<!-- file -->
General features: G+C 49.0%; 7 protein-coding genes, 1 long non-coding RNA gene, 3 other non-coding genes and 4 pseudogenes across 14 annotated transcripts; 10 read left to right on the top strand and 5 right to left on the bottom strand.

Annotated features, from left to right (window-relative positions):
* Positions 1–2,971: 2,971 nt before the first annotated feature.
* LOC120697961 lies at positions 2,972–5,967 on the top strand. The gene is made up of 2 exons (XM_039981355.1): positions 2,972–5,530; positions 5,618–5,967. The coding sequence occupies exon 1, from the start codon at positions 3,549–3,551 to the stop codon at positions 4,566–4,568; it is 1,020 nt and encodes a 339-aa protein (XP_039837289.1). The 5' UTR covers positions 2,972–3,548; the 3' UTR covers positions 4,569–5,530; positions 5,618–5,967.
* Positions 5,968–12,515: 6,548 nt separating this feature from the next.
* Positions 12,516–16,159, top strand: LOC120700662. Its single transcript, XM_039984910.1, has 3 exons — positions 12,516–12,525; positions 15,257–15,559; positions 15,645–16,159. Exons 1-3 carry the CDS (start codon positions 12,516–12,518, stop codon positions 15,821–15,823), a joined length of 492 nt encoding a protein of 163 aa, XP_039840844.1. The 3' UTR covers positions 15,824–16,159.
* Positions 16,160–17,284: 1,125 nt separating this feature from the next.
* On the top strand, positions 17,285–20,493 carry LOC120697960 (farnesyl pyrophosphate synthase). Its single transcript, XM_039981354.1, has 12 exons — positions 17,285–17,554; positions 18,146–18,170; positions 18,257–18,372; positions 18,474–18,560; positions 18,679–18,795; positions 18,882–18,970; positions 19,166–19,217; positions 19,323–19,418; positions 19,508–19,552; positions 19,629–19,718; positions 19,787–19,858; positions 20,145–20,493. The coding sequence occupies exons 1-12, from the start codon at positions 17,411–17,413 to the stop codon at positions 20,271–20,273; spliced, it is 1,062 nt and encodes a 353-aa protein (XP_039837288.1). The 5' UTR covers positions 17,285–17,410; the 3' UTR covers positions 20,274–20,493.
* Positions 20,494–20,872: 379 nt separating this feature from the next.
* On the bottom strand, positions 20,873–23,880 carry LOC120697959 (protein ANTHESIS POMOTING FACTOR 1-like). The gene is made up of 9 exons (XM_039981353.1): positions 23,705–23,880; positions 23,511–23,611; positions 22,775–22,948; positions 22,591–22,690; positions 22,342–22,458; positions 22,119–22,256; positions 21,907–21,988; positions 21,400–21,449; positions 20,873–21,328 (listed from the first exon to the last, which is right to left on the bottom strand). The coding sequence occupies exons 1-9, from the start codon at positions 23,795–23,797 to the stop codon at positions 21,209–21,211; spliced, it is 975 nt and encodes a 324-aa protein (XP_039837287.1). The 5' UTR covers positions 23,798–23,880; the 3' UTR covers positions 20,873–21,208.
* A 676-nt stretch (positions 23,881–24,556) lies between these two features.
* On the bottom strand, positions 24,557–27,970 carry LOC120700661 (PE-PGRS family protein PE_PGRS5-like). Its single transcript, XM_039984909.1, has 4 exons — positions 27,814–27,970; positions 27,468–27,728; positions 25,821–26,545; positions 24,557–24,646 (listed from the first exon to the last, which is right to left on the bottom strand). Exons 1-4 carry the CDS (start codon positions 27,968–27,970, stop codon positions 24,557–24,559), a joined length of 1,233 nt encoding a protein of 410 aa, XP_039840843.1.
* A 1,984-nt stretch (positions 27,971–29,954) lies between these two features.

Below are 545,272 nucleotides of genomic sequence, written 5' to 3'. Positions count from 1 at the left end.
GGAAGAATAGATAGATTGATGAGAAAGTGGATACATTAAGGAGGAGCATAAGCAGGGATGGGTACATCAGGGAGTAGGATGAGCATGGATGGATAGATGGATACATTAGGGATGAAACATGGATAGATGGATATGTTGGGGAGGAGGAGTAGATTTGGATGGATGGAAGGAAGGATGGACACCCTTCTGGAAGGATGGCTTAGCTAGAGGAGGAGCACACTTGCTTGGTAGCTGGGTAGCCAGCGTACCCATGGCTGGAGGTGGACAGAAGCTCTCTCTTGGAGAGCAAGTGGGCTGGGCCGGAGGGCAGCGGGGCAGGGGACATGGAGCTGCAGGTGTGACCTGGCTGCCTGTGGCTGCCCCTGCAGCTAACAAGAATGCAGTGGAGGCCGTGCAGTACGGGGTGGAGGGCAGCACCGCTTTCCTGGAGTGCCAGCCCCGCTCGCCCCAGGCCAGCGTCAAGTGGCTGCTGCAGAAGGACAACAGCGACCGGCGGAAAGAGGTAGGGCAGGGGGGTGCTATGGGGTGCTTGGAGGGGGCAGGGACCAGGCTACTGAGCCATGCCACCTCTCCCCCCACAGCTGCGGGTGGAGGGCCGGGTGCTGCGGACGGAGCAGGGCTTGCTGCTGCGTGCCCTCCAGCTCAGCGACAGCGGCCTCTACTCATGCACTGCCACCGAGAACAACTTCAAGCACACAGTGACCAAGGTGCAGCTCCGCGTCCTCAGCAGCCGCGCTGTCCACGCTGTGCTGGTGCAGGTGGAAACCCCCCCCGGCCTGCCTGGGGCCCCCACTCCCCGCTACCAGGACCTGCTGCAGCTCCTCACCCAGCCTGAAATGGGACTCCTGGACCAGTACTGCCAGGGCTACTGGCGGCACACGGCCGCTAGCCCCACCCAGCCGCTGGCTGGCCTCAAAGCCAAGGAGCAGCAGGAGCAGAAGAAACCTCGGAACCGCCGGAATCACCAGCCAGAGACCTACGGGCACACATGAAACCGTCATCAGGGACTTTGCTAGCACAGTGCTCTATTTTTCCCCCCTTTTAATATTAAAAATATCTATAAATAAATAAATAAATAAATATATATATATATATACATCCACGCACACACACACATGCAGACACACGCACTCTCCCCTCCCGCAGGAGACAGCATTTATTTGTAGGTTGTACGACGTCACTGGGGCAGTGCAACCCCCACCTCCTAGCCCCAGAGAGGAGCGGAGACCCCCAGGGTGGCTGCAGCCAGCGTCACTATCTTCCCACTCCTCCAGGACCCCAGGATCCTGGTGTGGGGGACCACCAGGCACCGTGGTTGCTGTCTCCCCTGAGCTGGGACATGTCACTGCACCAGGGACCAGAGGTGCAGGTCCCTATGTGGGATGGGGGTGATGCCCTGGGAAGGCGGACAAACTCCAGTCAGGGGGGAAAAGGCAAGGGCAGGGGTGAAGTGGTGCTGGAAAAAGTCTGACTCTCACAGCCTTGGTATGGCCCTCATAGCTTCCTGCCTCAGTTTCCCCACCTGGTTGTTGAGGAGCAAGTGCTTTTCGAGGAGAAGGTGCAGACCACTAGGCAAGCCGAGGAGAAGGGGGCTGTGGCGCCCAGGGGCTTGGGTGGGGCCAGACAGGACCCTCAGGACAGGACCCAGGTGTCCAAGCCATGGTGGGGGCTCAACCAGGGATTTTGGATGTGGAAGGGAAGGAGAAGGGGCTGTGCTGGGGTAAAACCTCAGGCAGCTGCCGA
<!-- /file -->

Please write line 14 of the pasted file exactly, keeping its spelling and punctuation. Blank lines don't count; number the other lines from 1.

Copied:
Below are 545,272 nucleotides of genomic sequence, written 5' to 3'. Positions count from 1 at the left end.